The Nuremberg Roles of Justice Robert H. Jackson

It is an honor to be at this conference, and especially on this panel, with heroes. “Heroes” is not too strong a word. My friends Whitney Harris, Henry King and Benjamin Ferencz, who are present here, and other senior Nuremberg prosecutors such as Justice Benjamin Kaplan and Professor Bernard Meltzer who are not at this conference, are among my own heroes, but that is a personal point. Their general, permanent significance includes the fact that they are heroes of the law for what they did sixty years ago and have done ever since to develop the law and legacy of Nuremberg.

Why Learned and Augustus Hand Became Great

"These men found their highest satisfaction in judicial work. It fulfilled their every ambition. They put all they had into it-they have not shirked even its drudgery. They wrote their opinions with no appeal for applause and sought only to merit the ultimate approval of their profession. They have not been looking over their shoulders to see whom they please. They have represented an independent and intellectually honest judiciary at its best. And the test of an independent judiciary is a simple one-the one you would apply in choosing an umpire for a baseball game. What do you ask of him? You do not ask that he shall never make a mistake or always agree with you, or always support the home team. You want an umpire who calls them as he sees them. And that is what the profession has admired in the Hands."

Functions of the Trust Company in the Field of Law

What has happened to those whom Woodrow Wilson called the "dwindling body of general practitioners, who used to be our statesmen"? A generation ago a lawyer was identified with the family fortunes, counseled the indiscreet youth, approved title to the new home that came with manhood, drew the articles of co-partnership or incorporation when a shop or store was acquired, collected the business accounts, drew the Will, handled settlement of the estate and then started over the same road with another generation.

Is Landon Constitutional?

The constitutional issue, which threatened at the beginning of the campaign to be of major importance, was for a time evidently recognized as a hot potato by both sides and was generally ignored In his last few speeches, however, Governor Landon has again, perhaps rashly, brought the issue into the limelight. Particularly in his Detroit speech on October 13 the Republican candidate devoted most of his remarks to criticism of what he called President Roosevelt's usurpation of legislative power, and of his readiness to ignore or to defy the power of the courts.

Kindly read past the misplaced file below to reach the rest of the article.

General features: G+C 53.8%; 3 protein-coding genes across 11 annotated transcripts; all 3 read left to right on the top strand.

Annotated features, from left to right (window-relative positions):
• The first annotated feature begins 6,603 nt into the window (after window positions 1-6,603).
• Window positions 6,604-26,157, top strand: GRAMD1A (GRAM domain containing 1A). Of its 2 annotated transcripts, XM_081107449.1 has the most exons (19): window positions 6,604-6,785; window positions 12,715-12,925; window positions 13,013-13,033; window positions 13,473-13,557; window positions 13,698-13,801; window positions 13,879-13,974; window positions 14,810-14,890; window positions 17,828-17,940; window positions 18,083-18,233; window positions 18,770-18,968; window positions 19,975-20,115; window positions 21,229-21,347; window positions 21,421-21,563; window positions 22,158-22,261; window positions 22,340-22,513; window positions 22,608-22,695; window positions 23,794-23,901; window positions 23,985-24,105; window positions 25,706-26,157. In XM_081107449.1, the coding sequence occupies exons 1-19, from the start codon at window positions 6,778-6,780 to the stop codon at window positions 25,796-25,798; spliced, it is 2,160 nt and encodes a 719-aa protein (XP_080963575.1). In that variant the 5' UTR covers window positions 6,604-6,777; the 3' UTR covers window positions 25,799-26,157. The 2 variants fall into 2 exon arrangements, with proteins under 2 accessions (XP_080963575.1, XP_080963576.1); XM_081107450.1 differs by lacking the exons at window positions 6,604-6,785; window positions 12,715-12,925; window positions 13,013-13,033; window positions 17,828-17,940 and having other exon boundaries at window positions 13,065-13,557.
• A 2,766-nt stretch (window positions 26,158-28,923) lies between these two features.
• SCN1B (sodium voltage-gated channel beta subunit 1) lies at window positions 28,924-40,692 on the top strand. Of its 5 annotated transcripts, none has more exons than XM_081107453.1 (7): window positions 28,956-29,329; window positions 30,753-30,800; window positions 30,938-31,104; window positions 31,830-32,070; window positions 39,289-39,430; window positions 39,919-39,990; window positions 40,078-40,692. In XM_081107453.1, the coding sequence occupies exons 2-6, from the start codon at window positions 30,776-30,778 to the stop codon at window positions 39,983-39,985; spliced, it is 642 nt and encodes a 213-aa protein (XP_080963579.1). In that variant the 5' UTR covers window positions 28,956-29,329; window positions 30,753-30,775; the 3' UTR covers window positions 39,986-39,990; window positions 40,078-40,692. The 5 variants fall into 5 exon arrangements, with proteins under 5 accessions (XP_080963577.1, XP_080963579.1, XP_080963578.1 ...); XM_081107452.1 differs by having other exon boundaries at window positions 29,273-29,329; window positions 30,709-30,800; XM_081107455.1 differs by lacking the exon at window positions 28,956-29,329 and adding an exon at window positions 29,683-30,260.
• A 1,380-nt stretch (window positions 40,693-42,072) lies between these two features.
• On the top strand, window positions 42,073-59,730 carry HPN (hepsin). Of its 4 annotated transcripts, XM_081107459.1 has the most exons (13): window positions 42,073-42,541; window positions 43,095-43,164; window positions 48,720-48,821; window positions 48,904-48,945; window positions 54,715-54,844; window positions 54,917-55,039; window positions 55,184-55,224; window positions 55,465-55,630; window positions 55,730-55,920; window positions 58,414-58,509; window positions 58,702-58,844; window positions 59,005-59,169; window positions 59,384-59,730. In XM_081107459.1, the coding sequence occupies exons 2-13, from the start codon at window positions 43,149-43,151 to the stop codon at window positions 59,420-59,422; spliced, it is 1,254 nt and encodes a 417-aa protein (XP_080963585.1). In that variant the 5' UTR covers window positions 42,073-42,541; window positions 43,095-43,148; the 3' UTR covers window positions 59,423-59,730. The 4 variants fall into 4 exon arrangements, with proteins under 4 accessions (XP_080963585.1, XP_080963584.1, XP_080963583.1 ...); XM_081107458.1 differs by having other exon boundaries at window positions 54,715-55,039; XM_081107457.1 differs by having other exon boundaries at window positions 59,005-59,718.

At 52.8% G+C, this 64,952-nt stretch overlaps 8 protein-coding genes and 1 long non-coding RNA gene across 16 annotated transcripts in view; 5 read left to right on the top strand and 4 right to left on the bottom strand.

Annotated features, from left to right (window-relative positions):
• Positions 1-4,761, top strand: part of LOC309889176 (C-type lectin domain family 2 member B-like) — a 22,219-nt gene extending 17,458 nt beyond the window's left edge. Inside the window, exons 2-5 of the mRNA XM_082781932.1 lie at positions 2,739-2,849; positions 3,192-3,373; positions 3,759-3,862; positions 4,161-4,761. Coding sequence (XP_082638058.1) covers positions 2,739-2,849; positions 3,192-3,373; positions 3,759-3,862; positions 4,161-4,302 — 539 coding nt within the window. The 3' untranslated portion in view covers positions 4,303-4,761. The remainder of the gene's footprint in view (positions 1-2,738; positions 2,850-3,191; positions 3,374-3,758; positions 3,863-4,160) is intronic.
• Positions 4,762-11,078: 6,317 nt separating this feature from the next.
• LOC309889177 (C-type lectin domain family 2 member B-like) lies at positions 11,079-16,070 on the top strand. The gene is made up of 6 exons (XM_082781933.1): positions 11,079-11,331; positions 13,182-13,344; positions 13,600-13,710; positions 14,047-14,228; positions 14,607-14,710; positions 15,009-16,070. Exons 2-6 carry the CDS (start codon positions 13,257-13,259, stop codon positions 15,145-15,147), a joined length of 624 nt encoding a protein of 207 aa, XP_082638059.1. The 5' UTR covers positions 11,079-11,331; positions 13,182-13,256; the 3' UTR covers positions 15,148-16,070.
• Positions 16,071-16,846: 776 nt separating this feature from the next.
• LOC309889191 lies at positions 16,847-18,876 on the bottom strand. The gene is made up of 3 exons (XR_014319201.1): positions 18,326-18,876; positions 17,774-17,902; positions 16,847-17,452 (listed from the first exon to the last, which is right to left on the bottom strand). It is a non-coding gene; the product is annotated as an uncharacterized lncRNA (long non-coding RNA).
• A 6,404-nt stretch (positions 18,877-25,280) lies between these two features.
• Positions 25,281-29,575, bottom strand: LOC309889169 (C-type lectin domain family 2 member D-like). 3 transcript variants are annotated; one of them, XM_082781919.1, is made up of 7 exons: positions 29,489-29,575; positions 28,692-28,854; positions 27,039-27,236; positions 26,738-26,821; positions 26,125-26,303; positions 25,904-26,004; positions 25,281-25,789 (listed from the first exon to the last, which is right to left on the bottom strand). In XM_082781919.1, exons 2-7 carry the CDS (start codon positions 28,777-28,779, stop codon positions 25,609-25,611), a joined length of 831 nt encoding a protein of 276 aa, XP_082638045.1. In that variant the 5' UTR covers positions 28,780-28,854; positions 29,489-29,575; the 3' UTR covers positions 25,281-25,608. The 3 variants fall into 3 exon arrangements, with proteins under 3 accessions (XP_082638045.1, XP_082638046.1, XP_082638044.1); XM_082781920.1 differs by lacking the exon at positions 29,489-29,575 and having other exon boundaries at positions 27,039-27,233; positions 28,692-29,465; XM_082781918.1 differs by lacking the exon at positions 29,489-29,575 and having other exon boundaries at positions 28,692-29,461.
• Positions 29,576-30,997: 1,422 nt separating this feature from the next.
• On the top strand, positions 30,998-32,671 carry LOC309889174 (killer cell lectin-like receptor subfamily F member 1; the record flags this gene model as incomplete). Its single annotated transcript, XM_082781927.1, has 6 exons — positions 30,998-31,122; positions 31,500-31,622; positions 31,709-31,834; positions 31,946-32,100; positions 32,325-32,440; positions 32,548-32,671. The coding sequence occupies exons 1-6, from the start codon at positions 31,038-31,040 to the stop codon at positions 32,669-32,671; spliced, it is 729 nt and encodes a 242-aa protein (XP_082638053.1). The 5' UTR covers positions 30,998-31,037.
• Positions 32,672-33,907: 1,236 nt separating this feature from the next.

Striking at the Roots of Crime

This evening's meeting is called under most appropriate leadership. Your Presiding Officer (Mrs. Roosevelt) has not only evidenced a desire to improve the lot of her fellow citizens but also a long established interest in improving the methods of correcting their delinquencies. Few of you realize, I suspect, that Mrs. Roosevelt has probably visited personally as many prisons as any woman in America.

The Influence of the Nuremberg Trial on International Criminal Law

The Nuremberg trials established that all of humanity would be guarded by an international legal shield and that even a Head of State would be held criminally responsible and punished for aggression and Crimes Against Humanity. The right of humanitarian intervention to put a stop to Crimes Against Humanity – even by a sovereign against his own citizens – gradually emerged from the Nuremberg principles affirmed by the United Nations.

The Future of the Bar

Many thoughtful men are asking whether the bar is like the Irishman's hunting dog whose "future was all in the past." In pioneer American society, three groups claimed to be "learned professions" and proved the claim by default. They were the preachers, the doctors and the lawyers.

People’s Business

Mr. Edward E. Loomis, who wrote on "Taxes and Labor" in the December FORUM, dislikes taxes- apparently all taxes. Emotionally, I am in sympathy with him. From childhood we hear about death and taxes as the twin evils all must face. Nearly all revolutions have been contributed to by a hatred of taxation.

Progress in Federal Judicial Administration

We have heard much discussion about the declining of prestige of the bar, and about the proper place of the lawyer in the leadership of his community, state, and nation. But there can be no denial that it is the duty of the lawyers to lead in affairs affecting the courts of the land. The lawyer is peculiarly qualified to judge their work and to deal out criticism where it is due- and to do it with fairness.